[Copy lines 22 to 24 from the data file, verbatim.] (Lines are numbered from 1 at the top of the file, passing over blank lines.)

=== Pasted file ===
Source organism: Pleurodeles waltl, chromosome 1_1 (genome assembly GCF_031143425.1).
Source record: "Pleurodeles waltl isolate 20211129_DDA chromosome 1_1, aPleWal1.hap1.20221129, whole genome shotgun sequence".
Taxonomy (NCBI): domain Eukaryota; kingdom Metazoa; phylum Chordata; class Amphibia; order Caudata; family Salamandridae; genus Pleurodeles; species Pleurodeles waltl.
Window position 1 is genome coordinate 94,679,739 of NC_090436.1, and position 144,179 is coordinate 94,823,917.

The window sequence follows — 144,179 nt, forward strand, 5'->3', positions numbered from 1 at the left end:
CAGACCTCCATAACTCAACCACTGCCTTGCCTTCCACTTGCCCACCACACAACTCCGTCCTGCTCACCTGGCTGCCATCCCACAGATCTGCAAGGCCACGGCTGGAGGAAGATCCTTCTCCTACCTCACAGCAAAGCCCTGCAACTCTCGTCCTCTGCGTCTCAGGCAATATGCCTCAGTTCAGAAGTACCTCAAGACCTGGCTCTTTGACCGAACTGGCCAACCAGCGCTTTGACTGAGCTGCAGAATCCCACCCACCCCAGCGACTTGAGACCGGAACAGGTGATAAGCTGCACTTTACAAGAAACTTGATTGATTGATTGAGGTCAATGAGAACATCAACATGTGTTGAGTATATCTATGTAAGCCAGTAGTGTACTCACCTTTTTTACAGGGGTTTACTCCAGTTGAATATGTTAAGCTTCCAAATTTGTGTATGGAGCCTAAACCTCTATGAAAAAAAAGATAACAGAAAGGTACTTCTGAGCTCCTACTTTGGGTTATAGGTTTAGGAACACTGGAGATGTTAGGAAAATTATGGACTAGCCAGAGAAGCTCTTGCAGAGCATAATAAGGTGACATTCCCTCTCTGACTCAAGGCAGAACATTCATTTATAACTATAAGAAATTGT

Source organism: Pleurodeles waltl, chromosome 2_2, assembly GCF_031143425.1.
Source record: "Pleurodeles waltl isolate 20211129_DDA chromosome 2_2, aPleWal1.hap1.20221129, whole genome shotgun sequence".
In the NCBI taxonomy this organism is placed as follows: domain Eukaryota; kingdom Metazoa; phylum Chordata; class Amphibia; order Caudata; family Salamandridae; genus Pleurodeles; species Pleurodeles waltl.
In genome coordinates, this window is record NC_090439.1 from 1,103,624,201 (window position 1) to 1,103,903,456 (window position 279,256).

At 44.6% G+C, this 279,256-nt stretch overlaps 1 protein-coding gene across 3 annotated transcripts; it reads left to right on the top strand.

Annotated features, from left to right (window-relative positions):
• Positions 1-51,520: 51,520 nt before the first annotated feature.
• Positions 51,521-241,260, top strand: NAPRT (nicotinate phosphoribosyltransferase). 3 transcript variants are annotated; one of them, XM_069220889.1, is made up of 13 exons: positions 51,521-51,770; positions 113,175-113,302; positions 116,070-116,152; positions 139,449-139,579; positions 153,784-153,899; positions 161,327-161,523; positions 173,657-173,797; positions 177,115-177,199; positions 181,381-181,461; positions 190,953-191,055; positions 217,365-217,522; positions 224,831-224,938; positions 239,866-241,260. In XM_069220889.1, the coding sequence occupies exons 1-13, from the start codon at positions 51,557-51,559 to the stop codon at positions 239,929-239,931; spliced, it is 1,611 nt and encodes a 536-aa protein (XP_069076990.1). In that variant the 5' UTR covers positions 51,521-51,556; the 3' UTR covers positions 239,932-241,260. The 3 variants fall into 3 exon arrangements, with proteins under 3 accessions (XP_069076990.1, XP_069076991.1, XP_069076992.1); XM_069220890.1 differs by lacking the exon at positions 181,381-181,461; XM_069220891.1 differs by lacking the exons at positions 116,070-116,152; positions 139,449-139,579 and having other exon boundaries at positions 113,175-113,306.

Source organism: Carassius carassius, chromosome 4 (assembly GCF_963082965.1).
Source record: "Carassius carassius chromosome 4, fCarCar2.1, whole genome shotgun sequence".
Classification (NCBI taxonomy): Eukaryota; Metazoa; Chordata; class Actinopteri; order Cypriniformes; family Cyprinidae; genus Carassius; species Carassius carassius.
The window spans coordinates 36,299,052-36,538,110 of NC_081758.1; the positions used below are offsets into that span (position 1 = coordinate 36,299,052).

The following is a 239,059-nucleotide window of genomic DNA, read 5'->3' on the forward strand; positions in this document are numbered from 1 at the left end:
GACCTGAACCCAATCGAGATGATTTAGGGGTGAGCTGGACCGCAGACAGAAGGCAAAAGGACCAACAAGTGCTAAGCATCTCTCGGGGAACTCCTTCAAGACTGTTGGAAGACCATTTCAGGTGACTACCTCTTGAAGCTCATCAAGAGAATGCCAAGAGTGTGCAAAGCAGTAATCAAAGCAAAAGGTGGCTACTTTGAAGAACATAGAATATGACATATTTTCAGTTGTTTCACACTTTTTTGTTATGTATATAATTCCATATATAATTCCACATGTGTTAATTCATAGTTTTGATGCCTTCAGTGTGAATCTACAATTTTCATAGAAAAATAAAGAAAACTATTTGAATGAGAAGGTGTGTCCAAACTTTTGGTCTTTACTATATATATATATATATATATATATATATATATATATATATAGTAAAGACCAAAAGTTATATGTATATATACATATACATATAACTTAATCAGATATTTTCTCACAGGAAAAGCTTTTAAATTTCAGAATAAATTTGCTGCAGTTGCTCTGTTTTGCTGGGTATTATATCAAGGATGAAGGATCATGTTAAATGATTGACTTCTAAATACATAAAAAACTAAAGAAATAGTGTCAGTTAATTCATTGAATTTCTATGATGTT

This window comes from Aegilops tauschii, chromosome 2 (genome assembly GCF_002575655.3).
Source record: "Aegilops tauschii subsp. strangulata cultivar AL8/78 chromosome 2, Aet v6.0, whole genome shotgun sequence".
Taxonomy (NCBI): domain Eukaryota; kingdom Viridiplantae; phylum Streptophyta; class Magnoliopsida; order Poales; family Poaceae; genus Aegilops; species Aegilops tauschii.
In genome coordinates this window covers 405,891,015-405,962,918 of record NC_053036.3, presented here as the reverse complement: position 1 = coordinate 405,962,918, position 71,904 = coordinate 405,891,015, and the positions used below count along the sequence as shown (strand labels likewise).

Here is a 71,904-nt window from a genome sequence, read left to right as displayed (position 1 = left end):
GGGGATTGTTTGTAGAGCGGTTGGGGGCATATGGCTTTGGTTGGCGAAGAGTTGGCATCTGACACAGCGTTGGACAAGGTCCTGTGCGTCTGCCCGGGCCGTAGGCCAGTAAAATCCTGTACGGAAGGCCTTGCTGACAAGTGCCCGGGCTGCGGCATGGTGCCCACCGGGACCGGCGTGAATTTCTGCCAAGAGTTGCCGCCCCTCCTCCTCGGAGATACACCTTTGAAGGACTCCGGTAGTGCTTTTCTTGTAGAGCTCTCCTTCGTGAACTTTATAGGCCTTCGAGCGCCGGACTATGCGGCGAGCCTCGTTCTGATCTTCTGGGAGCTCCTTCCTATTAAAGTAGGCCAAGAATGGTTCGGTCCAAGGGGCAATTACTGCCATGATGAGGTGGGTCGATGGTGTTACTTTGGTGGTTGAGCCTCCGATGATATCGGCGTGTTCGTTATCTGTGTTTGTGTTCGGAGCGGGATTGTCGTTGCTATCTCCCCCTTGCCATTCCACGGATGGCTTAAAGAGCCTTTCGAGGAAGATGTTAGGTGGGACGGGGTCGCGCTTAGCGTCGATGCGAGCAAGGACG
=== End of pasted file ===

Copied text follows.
Source record: "Aegilops tauschii subsp. strangulata cultivar AL8/78 chromosome 2, Aet v6.0, whole genome shotgun sequence".
Taxonomy (NCBI): domain Eukaryota; kingdom Viridiplantae; phylum Streptophyta; class Magnoliopsida; order Poales; family Poaceae; genus Aegilops; species Aegilops tauschii.
In genome coordinates this window covers 405,891,015-405,962,918 of record NC_053036.3, presented here as the reverse complement: position 1 = coordinate 405,962,918, position 71,904 = coordinate 405,891,015, and the positions used below count along the sequence as shown (strand labels likewise).